Ahmed al-Raheem was an immigrant
at least his father was, which makes no difference
to some people. A refugee
fleeing the cruelty of his desert kingdom
– his Western-sponsored desert kingdom –
winning the right to stay in Britain just when
we had signed a United Nations treaty
granting asylum to refugees from torture.

The sons of the fathers accepted Ahmed
lacking the compassion of people
who had themselves been through bad times.
They bullied him at school, and never missed
the opportunity to make it clear
how much they despised him
along with anyone the least bit olive.

Growing up Anger battled in his breast
with Pity and at last Anger prevailed.
But Pity wasn’t altogether vanquished.
In a London street he stood one day.
Without warning he unzipped his jacket
and roses tumbled out.
The best roses – and they smelt so nice
some people took them home.

Young Ahmed grew proficient at his calling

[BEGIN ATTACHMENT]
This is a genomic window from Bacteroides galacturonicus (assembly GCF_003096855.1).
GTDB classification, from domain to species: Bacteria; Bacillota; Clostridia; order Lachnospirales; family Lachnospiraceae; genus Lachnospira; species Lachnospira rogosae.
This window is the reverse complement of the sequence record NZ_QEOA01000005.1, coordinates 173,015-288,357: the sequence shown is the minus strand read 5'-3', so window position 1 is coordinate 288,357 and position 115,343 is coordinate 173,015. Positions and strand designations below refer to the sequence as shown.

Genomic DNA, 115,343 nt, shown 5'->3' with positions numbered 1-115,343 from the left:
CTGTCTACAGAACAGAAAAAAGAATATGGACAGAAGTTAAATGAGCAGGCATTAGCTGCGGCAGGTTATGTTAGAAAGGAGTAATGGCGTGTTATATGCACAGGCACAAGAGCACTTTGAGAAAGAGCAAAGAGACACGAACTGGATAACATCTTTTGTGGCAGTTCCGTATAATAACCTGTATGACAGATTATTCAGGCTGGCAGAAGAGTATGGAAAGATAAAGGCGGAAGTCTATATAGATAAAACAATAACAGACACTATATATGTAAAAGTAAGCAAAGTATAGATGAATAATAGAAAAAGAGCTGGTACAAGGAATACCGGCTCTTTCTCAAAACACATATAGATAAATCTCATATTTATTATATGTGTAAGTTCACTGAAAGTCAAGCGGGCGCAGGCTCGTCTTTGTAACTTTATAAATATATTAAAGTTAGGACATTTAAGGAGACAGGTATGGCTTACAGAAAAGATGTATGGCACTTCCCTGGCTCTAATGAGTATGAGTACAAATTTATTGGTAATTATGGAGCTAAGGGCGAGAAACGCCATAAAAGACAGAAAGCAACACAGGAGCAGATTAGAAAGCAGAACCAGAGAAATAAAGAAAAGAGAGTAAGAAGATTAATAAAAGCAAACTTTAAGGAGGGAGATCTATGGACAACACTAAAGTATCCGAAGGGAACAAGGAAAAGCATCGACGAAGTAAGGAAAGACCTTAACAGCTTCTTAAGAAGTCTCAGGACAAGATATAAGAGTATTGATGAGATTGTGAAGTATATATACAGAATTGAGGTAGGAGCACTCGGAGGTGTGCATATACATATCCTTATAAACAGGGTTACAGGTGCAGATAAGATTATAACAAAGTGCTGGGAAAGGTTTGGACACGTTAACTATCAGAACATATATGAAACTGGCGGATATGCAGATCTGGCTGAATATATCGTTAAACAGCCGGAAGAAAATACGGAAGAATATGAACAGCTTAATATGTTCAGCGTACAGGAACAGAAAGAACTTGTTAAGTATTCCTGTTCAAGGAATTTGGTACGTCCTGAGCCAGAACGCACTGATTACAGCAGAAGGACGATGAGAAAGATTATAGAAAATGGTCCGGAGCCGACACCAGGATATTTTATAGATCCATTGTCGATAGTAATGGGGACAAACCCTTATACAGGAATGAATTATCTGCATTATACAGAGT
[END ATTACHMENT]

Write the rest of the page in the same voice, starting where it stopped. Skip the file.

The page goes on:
his escapades approvingly reported.
But jealous eyes were turned upon him.
Expert assassins as these were
had comfortable well-paid jobs for life
but suicide bombers are so single-use.
They would – or so the watchers reasoned –
benefit from training and experience.

One day they were out waiting for Ahmed
the zip was halfway down his jacket when
rifle bullets ripped his heart to shreds.
The passers-by stood looking on in horror
as blood and roses trickled in the gutter.
The blood was hosed off down the drain
the flowers were carted off to analyse
for Novichok, VX, and other nasties.

The roses proved to be just what they seemed
although as grudgingly admitted they had been
the best roses – and they smelt so nice
some of the lab staff took them home.

Ian Clark
July 2019